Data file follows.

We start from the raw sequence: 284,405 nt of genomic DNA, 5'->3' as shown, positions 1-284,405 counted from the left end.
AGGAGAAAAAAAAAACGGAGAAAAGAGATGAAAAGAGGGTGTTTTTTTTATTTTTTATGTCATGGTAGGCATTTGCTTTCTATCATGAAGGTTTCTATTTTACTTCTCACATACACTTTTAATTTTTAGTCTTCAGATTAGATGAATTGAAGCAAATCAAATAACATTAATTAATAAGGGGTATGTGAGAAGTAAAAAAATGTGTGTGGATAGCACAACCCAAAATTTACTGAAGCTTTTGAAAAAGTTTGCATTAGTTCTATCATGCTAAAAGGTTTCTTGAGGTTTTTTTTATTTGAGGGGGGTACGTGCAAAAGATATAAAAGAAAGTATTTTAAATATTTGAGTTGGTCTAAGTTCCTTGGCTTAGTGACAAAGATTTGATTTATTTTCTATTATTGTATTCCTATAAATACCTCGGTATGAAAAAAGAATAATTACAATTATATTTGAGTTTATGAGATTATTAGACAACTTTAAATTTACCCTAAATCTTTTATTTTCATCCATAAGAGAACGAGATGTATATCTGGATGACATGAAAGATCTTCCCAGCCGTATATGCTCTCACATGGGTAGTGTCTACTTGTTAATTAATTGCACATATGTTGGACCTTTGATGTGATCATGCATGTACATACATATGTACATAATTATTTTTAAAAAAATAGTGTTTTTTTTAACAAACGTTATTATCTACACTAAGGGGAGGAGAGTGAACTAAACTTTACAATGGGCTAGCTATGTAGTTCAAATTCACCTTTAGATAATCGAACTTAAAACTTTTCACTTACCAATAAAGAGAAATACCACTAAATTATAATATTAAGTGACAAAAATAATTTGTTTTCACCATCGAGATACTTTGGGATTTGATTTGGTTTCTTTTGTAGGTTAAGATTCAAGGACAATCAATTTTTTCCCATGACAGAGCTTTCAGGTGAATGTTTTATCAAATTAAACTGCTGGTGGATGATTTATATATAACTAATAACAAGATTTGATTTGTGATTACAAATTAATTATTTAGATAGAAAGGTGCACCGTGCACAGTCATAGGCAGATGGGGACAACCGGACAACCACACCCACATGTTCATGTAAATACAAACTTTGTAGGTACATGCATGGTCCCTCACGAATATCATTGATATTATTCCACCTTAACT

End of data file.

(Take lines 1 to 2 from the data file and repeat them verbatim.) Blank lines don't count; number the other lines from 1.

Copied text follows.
We start from the raw sequence: 284,405 nt of genomic DNA, 5'->3' as shown, positions 1-284,405 counted from the left end.
AGGAGAAAAAAAAAACGGAGAAAAGAGATGAAAAGAGGGTGTTTTTTTTATTTTTTATGTCATGGTAGGCATTTGCTTTCTATCATGAAGGTTTCTATTTTACTTCTCACATACACTTTTAATTTTTAGTCTTCAGATTAGATGAATTGAAGCAAATCAAATAACATTAATTAATAAGGGGTATGTGAGAAGTAAAAAAATGTGTGTGGATAGCACAACCCAAAATTTACTGAAGCTTTTGAAAAAGTTTGCATTAGTTCTATCATGCTAAAAGGTTTCTTGAGGTTTTTTTTATTTGAGGGGGGTACGTGCAAAAGATATAAAAGAAAGTATTTTAAATATTTGAGTTGGTCTAAGTTCCTTGGCTTAGTGACAAAGATTTGATTTATTTTCTATTATTGTATTCCTATAAATACCTCGGTATGAAAAAAGAATAATTACAATTATATTTGAGTTTATGAGATTATTAGACAACTTTAAATTTACCCTAAATCTTTTATTTTCATCCATAAGAGAACGAGATGTATATCTGGATGACATGAAAGATCTTCCCAGCCGTATATGCTCTCACATGGGTAGTGTCTACTTGTTAATTAATTGCACATATGTTGGACCTTTGATGTGATCATGCATGTACATACATATGTACATAATTATTTTTAAAAAAATAGTGTTTTTTTTAACAAACGTTATTATCTACACTAAGGGGAGGAGAGTGAACTAAACTTTACAATGGGCTAGCTATGTAGTTCAAATTCACCTTTAGATAATCGAACTTAAAACTTTTCACTTACCAATAAAGAGAAATACCACTAAATTATAATATTAAGTGACAAAAATAATTTGTTTTCACCATCGAGATACTTTGGGATTTGATTTGGTTTCTTTTGTAGGTTAAGATTCAAGGACAATCAATTTTTTCCCATGACAGAGCTTTCAGGTGAATGTTTTATCAAATTAAACTGCTGGTGGATGATTTATATATAACTAATAACAAGATTTGATTTGTGATTACAAATTAATTATTTAGATAGAAAGGTGCACCGTGCACAGTCATAGGCAGATGGGGACAACCGGACAACCACACCCACATGTTCATGTAAATACAAACTTTGTAGGTACATGCATGGTCCCTCACGAATATCATTGATATTATTCCACCTTAACT